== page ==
Which medium base LEDs can be used in enclosed ceiling fixtures? Most require an open fixture.
I have 3x60W incandescent lamps in my ceiling fixture. Need to replace them with LEDs. enclosed fixtures a problem for heat?
And one sign of the higher efficiency of CFLs is that they aren’t as hot to the touch.
If LEDs are at least as energy-efficient as CFLs, why then is there so much concern over their heat and ventilation? Higher efficiency should mean less waste heat.
LEDs and heat
The answer is that LEDs do indeed make less heat; however, they themselves are more sensitive to heat than their incandescent and fluorescent brethren. (Fluorescents work the opposite way; they are sensitive to cold.) As a result of this sensitivity, a major focus of the design of LEDs has been on heat dissipation. That’s why you’ll often see lots of little metal fins on LED replacement bulbs. Those fins help cool the LEDs.
And that’s also why you’ll often see warnings on LED bulb packages that they are not designed for fully enclosed fixtures such as surface-mounted ceiling lights. Because air does not circulate much in those fixtures, the fins have nowhere to dissipate their heat to.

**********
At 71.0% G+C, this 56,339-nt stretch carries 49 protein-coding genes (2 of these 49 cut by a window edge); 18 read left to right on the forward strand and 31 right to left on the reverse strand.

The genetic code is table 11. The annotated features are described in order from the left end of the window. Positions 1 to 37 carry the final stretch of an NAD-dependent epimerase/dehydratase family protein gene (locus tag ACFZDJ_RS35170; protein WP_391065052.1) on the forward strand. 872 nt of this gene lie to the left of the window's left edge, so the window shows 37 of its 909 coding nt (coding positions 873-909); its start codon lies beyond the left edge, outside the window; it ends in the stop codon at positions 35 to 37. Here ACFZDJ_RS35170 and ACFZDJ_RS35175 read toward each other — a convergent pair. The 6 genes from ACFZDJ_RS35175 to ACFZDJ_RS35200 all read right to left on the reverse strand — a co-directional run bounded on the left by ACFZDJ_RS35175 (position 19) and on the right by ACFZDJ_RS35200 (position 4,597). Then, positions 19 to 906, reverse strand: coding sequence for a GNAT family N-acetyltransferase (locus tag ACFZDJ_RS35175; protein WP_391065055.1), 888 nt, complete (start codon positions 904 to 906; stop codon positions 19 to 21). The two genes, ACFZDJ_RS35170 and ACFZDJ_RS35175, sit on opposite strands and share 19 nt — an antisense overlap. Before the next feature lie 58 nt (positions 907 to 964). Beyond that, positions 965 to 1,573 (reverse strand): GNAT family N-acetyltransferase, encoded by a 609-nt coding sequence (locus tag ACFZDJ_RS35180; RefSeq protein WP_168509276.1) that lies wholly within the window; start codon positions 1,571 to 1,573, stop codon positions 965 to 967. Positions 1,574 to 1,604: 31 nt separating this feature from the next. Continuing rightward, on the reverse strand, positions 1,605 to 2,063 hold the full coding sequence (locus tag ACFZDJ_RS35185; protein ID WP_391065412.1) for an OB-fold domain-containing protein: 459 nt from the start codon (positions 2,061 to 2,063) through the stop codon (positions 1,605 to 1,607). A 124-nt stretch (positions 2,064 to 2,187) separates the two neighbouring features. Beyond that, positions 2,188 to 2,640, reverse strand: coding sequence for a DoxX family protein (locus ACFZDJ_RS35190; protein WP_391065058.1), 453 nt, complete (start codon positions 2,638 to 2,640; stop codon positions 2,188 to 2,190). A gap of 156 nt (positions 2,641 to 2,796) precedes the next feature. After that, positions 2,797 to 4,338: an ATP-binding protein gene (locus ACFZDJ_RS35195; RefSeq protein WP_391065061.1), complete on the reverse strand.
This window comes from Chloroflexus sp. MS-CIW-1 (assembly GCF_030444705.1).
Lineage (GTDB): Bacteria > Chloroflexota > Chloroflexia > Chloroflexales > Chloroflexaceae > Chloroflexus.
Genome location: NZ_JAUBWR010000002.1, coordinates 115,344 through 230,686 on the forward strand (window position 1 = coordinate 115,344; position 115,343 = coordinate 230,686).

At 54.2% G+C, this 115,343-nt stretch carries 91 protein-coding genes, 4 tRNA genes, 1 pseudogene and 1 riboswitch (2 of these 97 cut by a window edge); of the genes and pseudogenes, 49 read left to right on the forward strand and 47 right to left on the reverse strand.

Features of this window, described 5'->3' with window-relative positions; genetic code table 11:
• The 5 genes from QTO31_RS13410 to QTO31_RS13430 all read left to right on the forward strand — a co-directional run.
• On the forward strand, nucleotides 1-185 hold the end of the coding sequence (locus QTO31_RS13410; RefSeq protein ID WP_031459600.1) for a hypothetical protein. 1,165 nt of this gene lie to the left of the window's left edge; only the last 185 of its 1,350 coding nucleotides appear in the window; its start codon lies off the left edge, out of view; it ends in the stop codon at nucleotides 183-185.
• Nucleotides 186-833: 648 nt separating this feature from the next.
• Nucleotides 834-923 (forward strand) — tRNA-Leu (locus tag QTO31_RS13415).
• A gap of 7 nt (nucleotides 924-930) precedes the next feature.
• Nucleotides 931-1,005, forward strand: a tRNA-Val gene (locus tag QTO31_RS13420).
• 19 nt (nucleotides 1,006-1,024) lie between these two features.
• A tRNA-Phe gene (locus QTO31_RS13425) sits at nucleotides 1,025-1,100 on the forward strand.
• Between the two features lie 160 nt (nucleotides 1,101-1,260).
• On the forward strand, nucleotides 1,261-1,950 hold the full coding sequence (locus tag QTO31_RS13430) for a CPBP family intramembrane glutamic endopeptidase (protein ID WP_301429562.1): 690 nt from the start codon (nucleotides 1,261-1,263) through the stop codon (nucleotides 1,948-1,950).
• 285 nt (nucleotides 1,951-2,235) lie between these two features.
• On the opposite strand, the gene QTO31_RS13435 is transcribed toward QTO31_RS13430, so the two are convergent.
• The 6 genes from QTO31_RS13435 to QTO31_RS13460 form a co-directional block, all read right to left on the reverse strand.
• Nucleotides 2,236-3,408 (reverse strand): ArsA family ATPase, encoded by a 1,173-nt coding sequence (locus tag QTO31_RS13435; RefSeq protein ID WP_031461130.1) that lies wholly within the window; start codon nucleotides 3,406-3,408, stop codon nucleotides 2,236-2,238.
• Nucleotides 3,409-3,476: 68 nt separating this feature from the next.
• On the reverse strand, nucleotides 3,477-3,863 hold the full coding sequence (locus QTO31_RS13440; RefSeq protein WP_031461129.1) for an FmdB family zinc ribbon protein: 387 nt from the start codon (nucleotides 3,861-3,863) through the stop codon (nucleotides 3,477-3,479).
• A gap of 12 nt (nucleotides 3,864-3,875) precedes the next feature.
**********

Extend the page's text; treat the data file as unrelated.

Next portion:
Heat issue is being addressed
But LEDs are still a developing technology. Lumen outputs are increasing, prices are decreasing and, yep, the heat issue is being addressed.
While you are correct to observe that many LED bulbs will have the warning about enclosed fixtures, there are some newer ones that do not have that restriction.
Suitable for enclosed fixtures
There are probably others out there, but in the standard “A-19” bulb – the kind in which the worst toasters are being banned – I know of at least three manufacturers of bulbs that claim to be suitable for enclosed fixtures: